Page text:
During the roundtable, I spoke about the importance of the commercial and recreational fishing fleet, and the scientific and research potential of Hatfield, NOAA and PacWave to create well-paying jobs in the region. But I also talked about infrastructure and the challenges of new opportunities. I worked hard to bring money home for water, sewage, ports and roads. “If you can’t get clean water from the tap or send dirty water down the drain,” I said, “you don’t have much economic potential.”

I talked about housing. “New jobs mean nothing if people can’t find housing.” I talked about schools. And I talked about the need for our students to see a sustainable future here at home. “Right now, our biggest export is not seafood or science, but young talent leaving to find jobs.” We need to provide that potential here at home.

Finally, I talked about small businesses. Not everyone has $80 million to build a wave energy complex. But many of us have ideas, innovations and dreams. We must provide the means to turn these dreams into businesses and jobs. This is why I worked to finance and develop our Small Business Development Network to help small businesses with advice, courses and access to the resources they need to succeed.

If we are serious about sustaining our economic present and expanding our economic future, the blue economy gives us a framework and context to do so. You can watch the full presentation of the panel here.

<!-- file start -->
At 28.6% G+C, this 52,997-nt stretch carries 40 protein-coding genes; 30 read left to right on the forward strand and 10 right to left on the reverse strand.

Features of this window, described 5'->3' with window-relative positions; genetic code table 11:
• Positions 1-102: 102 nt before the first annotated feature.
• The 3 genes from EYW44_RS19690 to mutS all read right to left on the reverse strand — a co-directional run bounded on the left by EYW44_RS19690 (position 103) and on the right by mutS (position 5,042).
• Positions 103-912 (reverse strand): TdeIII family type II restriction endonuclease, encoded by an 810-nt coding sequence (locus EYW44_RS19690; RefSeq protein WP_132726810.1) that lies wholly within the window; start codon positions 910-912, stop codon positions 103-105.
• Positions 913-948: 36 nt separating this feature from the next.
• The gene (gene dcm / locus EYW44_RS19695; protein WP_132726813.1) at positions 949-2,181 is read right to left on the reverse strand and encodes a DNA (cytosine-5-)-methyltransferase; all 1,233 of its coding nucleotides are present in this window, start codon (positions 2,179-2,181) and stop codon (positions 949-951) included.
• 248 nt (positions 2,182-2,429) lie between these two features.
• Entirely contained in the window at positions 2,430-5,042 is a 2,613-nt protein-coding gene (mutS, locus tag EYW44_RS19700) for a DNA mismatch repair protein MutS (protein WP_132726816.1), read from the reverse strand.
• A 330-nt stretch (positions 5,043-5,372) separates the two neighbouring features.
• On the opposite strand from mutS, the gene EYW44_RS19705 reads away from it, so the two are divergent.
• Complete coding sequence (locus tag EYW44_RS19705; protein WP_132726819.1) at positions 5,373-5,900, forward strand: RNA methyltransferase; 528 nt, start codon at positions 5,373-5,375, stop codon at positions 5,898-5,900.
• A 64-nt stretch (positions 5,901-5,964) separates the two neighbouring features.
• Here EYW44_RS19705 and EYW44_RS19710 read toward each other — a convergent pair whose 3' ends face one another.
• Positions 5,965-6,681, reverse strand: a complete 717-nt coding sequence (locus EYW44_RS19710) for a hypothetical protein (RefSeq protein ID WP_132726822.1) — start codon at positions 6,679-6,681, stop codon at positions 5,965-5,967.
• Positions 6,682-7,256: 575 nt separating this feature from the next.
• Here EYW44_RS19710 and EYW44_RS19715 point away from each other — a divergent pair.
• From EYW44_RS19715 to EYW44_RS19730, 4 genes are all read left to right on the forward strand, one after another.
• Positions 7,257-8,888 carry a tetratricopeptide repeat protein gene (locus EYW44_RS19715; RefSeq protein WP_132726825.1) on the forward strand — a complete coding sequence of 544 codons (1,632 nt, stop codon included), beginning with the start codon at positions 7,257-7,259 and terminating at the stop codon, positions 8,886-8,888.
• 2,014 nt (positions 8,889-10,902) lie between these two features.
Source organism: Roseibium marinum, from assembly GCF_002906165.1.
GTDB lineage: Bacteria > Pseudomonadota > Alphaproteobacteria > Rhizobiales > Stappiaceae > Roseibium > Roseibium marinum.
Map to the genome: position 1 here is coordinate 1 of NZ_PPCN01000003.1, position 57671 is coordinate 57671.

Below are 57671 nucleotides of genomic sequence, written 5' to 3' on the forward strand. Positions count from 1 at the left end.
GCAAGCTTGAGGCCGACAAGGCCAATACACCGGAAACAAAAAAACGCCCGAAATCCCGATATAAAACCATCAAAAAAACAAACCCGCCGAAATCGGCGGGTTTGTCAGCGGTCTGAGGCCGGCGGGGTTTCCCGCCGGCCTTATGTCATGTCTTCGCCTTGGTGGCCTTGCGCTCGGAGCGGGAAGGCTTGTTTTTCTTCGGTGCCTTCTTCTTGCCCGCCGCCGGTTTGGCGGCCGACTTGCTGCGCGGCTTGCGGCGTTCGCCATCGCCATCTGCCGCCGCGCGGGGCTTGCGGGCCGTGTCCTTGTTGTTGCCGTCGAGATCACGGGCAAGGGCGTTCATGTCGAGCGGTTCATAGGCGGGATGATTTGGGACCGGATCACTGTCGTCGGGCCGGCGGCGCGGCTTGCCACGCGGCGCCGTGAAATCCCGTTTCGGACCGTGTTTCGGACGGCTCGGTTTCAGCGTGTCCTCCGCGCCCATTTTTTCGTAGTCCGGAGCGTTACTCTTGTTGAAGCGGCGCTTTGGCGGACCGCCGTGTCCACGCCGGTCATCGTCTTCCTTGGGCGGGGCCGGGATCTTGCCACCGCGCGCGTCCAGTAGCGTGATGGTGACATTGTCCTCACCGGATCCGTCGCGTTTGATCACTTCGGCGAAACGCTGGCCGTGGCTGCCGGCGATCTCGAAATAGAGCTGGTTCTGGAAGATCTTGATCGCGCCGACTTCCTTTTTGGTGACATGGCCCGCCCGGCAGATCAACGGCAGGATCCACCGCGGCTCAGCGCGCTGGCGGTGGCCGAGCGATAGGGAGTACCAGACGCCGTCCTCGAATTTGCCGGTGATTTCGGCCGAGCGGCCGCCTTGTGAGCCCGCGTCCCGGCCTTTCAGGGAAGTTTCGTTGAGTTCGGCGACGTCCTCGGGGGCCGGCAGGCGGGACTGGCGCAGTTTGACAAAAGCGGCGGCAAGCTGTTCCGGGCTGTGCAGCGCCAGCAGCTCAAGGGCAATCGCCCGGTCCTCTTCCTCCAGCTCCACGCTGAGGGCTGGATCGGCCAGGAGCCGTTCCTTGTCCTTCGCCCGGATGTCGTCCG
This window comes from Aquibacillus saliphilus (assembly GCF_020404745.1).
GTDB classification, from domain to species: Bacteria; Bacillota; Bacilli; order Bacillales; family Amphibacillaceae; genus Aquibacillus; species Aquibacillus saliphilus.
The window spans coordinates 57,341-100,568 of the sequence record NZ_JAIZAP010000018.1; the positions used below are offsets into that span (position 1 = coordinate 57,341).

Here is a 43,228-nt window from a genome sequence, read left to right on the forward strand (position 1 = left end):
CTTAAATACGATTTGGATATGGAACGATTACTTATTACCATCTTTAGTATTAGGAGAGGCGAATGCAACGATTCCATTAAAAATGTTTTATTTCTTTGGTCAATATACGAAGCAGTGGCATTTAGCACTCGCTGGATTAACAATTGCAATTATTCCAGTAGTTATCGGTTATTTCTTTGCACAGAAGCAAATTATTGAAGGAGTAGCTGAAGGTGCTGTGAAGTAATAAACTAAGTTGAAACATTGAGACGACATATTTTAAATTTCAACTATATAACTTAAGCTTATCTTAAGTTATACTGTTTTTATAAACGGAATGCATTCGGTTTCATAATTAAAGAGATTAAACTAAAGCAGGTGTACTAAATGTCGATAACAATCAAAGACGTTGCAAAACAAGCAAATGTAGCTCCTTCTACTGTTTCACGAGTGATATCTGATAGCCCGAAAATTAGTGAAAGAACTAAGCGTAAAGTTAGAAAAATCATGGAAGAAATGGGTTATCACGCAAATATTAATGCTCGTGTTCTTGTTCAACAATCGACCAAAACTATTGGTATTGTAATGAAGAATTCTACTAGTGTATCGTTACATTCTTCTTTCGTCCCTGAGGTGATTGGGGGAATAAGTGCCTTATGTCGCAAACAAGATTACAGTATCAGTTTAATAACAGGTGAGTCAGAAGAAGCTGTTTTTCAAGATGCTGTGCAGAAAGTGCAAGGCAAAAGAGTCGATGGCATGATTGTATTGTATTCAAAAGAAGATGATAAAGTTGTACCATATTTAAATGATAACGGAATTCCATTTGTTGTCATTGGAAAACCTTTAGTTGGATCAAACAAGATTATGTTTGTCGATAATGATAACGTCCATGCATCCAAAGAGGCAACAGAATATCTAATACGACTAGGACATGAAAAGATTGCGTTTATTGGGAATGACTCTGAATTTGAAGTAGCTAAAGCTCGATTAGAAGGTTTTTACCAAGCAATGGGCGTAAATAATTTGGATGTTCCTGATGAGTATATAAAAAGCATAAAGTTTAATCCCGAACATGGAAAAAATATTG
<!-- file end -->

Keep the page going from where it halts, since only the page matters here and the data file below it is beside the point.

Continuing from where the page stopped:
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Oregon’s fisheries are the backbone of our coastal and tourism economies, supporting the jobs families rely on and providing communities across our state and around the world with exceptional products and experiences. Visitors to the Oregon Coast spend approximately one billions of dollars in food and foodservice each year. But we can do a better job selling the products we produce here to visitors. As the local economy rebuilds from COVID-19, our region can get more value from the money visitors spend on food each year by replacing imported ingredients with local produce at restaurants and grocery stores. We can also do a better job of finding new ways to reduce, “recycle” and use waste. This benefits our local residents by improving the availability of fresh, nutrient-dense foods while creating many more well-paying jobs.